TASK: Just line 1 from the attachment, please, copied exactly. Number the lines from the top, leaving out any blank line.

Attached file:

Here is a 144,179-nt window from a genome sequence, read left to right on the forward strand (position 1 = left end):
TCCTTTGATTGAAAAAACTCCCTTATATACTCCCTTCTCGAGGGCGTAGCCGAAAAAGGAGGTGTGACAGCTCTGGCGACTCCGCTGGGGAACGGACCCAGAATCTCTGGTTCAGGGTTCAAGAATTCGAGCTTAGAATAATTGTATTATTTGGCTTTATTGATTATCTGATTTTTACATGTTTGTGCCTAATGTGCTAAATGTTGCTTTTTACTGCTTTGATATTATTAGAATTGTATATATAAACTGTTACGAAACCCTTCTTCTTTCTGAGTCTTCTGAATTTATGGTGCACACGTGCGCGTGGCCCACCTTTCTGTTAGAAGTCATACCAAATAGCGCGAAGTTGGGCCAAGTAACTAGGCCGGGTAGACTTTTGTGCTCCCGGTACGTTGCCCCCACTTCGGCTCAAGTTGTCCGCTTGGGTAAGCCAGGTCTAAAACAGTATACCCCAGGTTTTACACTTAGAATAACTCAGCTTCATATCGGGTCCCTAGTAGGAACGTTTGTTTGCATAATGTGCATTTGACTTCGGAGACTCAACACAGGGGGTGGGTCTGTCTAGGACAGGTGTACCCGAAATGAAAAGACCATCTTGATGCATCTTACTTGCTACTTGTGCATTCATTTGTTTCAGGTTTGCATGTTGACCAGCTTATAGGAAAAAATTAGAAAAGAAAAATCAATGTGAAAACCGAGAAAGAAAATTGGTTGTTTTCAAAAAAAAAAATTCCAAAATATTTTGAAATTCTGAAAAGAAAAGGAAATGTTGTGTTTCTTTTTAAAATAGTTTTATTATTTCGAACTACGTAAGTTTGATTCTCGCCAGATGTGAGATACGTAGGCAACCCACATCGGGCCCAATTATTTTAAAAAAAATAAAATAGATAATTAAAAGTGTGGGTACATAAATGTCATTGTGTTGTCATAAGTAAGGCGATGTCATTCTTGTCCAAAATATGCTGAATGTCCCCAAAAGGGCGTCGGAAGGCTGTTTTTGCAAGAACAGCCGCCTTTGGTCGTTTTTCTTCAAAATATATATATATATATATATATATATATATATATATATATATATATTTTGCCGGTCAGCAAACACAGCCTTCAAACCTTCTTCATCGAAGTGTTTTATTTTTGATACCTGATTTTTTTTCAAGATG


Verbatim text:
Here is a 144,179-nt window from a genome sequence, read left to right on the forward strand (position 1 = left end):